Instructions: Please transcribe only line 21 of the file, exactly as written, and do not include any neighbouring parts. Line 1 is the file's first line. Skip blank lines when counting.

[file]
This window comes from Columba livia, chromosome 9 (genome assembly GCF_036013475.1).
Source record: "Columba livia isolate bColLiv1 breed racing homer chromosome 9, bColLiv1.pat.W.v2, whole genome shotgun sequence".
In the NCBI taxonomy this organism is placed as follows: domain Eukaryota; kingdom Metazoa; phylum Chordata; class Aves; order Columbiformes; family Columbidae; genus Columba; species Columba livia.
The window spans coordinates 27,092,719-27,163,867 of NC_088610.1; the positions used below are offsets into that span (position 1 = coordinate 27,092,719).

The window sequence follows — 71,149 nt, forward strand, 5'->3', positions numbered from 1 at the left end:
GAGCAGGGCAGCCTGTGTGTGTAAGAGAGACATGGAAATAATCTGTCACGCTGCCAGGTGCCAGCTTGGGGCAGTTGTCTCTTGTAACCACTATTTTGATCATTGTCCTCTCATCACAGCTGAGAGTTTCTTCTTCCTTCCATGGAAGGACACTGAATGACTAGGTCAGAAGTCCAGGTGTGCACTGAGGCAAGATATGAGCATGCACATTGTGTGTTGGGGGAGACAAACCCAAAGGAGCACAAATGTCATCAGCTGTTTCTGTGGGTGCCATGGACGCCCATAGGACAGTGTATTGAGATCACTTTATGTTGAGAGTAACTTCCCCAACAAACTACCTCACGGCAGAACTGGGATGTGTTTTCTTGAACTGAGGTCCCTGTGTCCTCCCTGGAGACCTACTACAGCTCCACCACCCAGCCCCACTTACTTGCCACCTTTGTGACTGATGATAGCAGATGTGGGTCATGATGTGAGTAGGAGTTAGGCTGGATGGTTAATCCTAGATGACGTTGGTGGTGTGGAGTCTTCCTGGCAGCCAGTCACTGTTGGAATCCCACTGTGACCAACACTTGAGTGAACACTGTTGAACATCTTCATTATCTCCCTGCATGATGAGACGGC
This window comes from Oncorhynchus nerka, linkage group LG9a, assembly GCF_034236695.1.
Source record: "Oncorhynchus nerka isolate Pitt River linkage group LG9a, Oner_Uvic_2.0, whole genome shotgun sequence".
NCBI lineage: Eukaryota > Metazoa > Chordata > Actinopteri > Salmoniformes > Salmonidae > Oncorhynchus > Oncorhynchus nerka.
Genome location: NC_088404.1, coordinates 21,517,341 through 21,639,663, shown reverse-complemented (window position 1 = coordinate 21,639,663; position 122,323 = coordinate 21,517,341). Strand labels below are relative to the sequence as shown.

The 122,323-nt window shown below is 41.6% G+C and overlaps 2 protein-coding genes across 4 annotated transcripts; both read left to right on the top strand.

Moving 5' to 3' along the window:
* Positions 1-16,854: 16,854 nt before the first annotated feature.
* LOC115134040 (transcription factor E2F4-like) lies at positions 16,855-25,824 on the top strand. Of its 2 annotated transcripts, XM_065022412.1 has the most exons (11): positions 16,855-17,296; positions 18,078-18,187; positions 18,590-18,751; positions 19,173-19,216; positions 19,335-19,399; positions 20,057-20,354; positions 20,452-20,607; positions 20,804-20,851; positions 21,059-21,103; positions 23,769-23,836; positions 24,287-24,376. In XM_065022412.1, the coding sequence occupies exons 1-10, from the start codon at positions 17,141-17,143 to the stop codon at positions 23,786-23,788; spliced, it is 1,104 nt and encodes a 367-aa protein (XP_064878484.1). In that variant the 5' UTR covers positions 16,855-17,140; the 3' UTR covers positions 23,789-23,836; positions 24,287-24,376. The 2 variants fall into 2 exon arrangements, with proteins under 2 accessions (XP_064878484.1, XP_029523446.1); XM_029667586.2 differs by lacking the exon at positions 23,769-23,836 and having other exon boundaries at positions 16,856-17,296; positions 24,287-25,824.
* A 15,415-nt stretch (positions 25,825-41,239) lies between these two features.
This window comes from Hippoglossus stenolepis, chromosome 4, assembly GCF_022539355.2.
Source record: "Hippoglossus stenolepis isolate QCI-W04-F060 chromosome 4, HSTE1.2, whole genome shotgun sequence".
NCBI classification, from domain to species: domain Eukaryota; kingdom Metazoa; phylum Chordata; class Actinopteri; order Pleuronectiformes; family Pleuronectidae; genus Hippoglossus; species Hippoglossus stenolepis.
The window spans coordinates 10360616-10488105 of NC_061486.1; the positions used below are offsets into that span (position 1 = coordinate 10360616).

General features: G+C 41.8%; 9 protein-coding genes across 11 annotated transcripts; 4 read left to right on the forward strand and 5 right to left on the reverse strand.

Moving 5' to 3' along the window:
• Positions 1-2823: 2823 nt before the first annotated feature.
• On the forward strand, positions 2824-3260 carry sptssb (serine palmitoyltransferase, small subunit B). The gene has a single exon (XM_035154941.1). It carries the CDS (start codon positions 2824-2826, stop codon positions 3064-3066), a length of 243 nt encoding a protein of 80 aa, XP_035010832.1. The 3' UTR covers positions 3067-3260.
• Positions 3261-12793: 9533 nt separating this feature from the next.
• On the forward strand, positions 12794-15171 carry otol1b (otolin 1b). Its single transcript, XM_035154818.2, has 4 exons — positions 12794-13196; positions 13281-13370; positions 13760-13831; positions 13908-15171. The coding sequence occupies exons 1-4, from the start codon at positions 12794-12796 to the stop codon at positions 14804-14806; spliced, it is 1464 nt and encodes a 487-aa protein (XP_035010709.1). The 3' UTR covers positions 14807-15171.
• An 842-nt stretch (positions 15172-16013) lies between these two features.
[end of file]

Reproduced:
Moving 5' to 3' along the window: